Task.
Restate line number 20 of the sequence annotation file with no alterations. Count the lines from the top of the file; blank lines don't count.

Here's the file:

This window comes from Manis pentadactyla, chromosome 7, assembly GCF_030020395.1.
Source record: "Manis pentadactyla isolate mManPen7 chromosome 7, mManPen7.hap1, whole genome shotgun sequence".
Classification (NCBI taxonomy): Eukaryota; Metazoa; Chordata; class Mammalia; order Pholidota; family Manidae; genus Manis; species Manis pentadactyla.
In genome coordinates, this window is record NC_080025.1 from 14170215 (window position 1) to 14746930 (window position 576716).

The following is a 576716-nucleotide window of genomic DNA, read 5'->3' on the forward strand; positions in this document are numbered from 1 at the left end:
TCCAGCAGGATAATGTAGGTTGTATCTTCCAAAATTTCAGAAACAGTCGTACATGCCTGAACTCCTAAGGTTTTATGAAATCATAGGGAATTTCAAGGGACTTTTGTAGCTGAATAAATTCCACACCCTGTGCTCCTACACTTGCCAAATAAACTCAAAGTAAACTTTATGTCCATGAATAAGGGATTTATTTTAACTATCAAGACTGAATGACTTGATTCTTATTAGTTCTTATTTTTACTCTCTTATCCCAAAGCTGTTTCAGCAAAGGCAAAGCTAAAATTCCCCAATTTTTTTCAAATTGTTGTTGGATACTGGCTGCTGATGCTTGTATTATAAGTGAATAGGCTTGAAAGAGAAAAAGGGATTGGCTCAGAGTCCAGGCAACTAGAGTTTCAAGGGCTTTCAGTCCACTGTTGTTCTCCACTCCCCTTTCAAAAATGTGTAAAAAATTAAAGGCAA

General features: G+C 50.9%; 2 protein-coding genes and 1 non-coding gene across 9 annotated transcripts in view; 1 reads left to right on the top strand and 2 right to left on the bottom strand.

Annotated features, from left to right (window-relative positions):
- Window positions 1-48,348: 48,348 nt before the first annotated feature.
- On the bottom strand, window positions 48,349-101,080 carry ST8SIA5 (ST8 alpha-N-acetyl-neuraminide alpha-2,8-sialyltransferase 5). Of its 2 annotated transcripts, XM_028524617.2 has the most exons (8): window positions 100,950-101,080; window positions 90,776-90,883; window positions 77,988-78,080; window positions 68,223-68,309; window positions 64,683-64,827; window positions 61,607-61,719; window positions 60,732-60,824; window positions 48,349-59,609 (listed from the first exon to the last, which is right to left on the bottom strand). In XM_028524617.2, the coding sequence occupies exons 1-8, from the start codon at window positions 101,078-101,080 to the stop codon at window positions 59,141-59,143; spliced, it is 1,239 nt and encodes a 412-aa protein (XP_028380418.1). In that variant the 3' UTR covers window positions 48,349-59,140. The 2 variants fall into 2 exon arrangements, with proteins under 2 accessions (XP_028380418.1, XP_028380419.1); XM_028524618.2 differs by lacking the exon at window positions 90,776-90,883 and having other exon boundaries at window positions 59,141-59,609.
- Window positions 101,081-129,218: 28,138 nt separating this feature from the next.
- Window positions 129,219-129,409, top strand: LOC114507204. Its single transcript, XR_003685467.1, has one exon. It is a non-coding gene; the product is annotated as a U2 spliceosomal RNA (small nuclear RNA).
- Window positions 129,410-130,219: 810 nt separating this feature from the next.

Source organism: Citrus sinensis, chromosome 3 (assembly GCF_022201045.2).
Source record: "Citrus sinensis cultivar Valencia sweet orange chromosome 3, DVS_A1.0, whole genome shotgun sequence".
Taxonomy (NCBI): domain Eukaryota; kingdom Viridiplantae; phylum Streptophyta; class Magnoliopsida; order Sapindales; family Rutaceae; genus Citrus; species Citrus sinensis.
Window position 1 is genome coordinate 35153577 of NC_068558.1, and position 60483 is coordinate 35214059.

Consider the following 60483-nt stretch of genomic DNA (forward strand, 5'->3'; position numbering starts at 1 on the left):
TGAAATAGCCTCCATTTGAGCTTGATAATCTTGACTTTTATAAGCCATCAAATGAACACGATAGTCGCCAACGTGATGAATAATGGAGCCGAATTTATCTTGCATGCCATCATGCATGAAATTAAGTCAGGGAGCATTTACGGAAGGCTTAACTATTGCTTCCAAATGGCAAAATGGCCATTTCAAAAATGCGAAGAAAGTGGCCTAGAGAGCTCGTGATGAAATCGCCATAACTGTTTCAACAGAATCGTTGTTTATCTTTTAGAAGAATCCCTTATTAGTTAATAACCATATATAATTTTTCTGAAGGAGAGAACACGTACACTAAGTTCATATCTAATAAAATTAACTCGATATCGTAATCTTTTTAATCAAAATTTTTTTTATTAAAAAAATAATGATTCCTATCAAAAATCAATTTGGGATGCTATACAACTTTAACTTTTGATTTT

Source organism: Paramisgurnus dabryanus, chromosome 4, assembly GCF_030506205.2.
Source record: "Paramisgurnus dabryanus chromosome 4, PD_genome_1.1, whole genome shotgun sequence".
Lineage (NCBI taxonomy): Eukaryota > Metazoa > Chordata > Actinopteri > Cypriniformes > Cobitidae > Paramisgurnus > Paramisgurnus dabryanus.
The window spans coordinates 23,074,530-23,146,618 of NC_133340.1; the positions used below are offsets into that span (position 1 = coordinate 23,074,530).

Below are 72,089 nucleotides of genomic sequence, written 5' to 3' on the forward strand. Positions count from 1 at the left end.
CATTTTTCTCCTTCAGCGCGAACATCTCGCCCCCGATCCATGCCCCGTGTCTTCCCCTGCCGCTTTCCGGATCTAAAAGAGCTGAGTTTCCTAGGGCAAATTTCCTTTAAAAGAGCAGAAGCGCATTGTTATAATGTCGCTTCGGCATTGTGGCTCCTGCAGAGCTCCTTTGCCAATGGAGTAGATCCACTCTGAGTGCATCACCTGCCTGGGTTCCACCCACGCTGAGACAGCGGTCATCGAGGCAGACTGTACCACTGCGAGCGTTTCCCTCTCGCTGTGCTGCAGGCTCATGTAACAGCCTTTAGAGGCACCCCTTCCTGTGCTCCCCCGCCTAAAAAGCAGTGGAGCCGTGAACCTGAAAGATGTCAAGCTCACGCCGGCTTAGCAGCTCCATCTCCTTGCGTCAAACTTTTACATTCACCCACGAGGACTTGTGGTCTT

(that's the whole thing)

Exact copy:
Source organism: Paramisgurnus dabryanus, chromosome 4, assembly GCF_030506205.2.